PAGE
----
Picture this: A Pakistani skier is hurtling down the slopes at the Winter Olympics in Vancouver. “Come on, Muhammad, you can do it,” he says to himself. “Make your country proud.” A gold medal would be terrific and so would a silver or bronze, but Muhammad Abbas is a realistic man and knows it would be a great achievement, as the first Pakistani to ever compete in the Winter Olympics, just to finish the course ahead of the skier from India.
Abbas, 24, completed the two runs of the giant slalom in 79th place, about 43 seconds slower than the winner, Carlo Janko of Switzerland, but 14 seconds faster than India’s Jamyang Namgial, earning him a ticker-tape parade down the streets of Karachi. Perhaps even a date with Ayesha Gilani, Miss Pakistan World.
I’m not sure if Abbas was actually excited about finishing ahead of Namgial. Reporters didn’t get a chance to interview him, as he was busy carving the words “Pakistan Power” in the snow.
Namgial, one of three Winter Olympians from India, was last among skiers who completed the giant slalom. But he has plenty to be proud of. Not only did he make it to the bottom of the hill, he crossed the finish line with his entire head above the snow.
Yes, he didn’t fall on his face, sprain his ankle or suffer some other leg injury, like so many skiers who found themselves hobbling around Olympic Village on crutches, prompting one enterprising photographer to open a booth with a sign that said: “Get your Winter ‘Oh Limp’ Pics here!”
Just qualifying for the Winter Olympics was a major achievement for Namgial and cross-country skier Tashi Lundup. The Indian government doesn’t invest much money in winter sports, just a few million rupees or so, barely enough to cover the cost of importing snow from Russia.
Actually India does get some flakes in the northern regions –- and not just when the backpackers run their fingers through their hair. But with little financial support and inadequate equipment, it was quite a challenge for Namgial to learn to ski. If you don’t believe me, just try coming down a mountain slope with two cricket bats glued to your shoes.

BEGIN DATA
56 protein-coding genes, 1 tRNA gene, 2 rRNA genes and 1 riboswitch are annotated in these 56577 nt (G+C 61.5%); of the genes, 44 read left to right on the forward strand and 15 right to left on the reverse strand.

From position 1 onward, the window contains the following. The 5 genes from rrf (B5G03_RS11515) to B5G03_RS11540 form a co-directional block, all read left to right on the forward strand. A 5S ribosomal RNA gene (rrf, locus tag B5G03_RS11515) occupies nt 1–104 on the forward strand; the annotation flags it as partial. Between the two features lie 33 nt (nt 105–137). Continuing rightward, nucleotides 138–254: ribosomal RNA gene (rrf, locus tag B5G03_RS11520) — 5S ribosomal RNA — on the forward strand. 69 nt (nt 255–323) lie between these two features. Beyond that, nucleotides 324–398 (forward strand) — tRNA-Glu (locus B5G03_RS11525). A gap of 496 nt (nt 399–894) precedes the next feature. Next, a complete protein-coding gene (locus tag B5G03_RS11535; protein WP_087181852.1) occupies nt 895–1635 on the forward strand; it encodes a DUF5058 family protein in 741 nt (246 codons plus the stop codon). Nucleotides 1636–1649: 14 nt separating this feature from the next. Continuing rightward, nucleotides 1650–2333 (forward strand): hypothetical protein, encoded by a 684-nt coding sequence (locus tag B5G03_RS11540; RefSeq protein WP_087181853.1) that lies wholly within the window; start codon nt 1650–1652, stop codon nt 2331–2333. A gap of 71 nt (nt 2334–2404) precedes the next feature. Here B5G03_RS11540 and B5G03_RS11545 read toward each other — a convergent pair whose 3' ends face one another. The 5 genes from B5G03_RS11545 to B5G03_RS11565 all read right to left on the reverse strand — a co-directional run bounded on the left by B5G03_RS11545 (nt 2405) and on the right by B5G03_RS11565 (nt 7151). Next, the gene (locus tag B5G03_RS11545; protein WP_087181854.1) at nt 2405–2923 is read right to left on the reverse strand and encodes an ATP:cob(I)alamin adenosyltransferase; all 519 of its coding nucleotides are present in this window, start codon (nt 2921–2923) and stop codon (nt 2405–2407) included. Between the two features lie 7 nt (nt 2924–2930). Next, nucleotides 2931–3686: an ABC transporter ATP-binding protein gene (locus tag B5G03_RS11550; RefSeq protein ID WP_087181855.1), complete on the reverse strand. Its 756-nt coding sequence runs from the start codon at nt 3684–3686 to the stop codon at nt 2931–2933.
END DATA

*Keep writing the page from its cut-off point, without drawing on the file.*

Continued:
Namgial deserves our admiration, as do the other Winter Olympians from warm-weather countries, athletes such as Kwame Nkrumah-Acheampong of Ghana, Leyti Seck of Senegal and Robel Teklemariam of Ethiopia. Not only do they have little, if any, snow in their native countries, people think they’re crazy when they pour dried potato flakes down a hill.
Friend: “Hey man, why you wasting all this food?”
Athlete: “I’m not wasting it. I’m pretending it’s snow. The Ministry of Sports bought it for me.”
Friend: “You better not let them see you. I don’t think they knew what you meant when you asked them for training food.”
For Skiwell Phiri of Zambia, going to the Winter Olympics was an experience he’ll be telling his grandchildren about. I’m so glad he shared it with us through Twitter:
—“Just arrived in Vancouver. It’s so white over here -– and I’m not talkin bout the people.”
—“Brrrr … It’s freezin outside. I don’t know what’s crazier –- me coming here or Canadians complaining about global warming.”
—“Does anyone know if it’s safe to defrost my brain in the microwave?”
—“Whose idea was it to have the Winter Olympics in such a cold country anyway?”
—“I just met the Olympians from Ghana, Senegal and Ethiopia. They were in the main lounge of Olympic Village, huddled around the fireplace.”
—“It’s time to go home. I enjoyed the Winter Olympics, despite the weather. Maybe next time I’ll come as a competitor.”